A U.S. military test flight of the experimental hypersonic “Waverider” ended prematurely when the aircraft broke apart in the air over the Pacific Ocean due to a failure with its cruiser control fin, the U.S. Air Force said on Wednesday.
The problem with the fin was identified 16 seconds after a rocket booster on the unmanned X-51A aircraft was ignited to increase its speed, the Air Force said in a statement.
About 15 seconds later, when the X-51A separated from the rocket booster it lost control due to a “faulty control fin,” the statement said.
The aircraft broke apart immediately and fell into the Pacific Ocean near Point Mugu northwest of Los Angeles, said Daryl Mayer, a spokesman for the 88th Air Base Wing at Wright-Patterson Air Force Base in Ohio.
A B-52 bomber had launched the remotely monitored, nearly wingless experimental aircraft, officially known as the X-51A, between 10 a.m. and 11 a.m. on Tuesday, John Haire, a spokesman for the 412th test wing at Edwards Air Force Base in California, said in a statement.
The Waverider is designed to reach speeds of Mach 6 or above, fast enough to zoom from New York to London in less than an hour. But rather than commercial air travel, the military has its eye on a more readily achievable application - using it to develop high-speed cruise missiles.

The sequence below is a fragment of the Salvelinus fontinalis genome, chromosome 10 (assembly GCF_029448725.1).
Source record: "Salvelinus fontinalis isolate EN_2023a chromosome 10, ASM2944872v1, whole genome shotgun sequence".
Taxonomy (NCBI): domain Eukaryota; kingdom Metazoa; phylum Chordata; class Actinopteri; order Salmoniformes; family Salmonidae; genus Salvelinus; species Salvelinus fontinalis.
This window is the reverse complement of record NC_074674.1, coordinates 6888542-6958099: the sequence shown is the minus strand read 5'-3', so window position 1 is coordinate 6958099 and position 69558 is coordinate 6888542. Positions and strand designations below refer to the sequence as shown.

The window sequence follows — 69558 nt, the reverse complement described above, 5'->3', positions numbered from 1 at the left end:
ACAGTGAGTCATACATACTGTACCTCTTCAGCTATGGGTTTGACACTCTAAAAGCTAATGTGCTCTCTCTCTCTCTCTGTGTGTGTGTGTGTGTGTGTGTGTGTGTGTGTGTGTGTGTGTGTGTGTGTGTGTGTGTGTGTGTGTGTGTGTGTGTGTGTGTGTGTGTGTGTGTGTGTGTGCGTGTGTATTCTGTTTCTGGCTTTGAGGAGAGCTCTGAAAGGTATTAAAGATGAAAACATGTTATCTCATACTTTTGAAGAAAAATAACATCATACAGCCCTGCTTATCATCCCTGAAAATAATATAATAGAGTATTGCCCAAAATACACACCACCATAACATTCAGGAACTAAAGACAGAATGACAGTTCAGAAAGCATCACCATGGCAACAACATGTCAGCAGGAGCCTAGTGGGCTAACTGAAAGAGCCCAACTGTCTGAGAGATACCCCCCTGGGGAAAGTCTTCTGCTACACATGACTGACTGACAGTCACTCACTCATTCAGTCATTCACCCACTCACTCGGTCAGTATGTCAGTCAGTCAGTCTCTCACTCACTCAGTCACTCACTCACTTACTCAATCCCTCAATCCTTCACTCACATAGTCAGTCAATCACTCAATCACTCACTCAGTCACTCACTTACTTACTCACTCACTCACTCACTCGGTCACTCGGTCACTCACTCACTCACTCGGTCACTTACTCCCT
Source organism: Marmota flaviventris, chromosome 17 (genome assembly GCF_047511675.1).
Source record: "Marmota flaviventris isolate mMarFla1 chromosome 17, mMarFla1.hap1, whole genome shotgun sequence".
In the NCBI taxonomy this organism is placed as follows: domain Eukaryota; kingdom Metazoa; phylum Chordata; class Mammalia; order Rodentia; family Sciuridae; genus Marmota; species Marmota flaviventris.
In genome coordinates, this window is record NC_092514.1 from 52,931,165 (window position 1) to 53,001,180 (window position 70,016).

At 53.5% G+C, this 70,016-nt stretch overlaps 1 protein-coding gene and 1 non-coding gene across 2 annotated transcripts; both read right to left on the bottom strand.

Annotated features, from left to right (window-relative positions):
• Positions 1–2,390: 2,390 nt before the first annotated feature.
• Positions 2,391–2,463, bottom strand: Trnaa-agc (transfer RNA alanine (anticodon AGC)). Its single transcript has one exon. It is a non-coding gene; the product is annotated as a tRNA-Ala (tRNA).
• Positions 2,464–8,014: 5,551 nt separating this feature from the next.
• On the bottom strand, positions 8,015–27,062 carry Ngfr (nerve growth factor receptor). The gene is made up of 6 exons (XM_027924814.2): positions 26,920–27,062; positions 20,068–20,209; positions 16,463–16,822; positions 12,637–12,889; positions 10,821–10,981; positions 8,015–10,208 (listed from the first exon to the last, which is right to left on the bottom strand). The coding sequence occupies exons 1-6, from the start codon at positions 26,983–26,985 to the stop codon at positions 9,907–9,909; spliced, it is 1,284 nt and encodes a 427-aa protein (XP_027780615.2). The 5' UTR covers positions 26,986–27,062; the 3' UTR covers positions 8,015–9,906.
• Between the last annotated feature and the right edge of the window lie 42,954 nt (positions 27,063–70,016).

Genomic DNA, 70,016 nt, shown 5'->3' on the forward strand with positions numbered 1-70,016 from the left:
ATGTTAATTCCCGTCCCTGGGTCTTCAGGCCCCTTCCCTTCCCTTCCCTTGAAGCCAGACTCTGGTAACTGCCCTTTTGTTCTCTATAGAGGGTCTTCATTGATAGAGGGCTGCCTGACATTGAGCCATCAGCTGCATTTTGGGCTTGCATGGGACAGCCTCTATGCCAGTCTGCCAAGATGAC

The X-51A was launched off the coast of California near Naval Air Station Point Mugu, which is northwest of Los Angeles, Mr. Haire said. It flew north over the Pacific through a range that is designed for test flights.
“The X-51 is not retrievable, in other words once you fly it, it’s going to end up in the ocean,” Mr. Haire said.
The aircraft is known as the Waverider because it stays airborne, in part, with lift generated by the shock waves of its own flight.
Pratt & Whitney Rocketdyne designed the X-51A’s “scramjet” engine, which uses the forward motion of the craft to compress air for fuel combustion, according to a description of the project from the military.
After being dropped from the B-52, a solid-rocket booster is used in the initial phase of the plane’s flight to bring it up to speeds that can allow its scramjet engine to take over, by inhaling air through the craft’s forward momentum.
In 2004, NASA reached a speed of Mach 9.6, or nearly 11,265 kph, with a jet-powered aircraft. But that vehicle, known as X-43, only flew for a few seconds and its copper-based engine was not designed to survive the flight.
Engineers have hoped to see the hypersonic X-51A travel for five minutes of powered flight. For protection from extreme heat, it uses insulation tiles, similar to those on the NASA space shuttle orbiters, according to a 2011 military description of the project.
Hypersonic flight is normally defined as beginning at Mach 5, which is five times the speed of sound.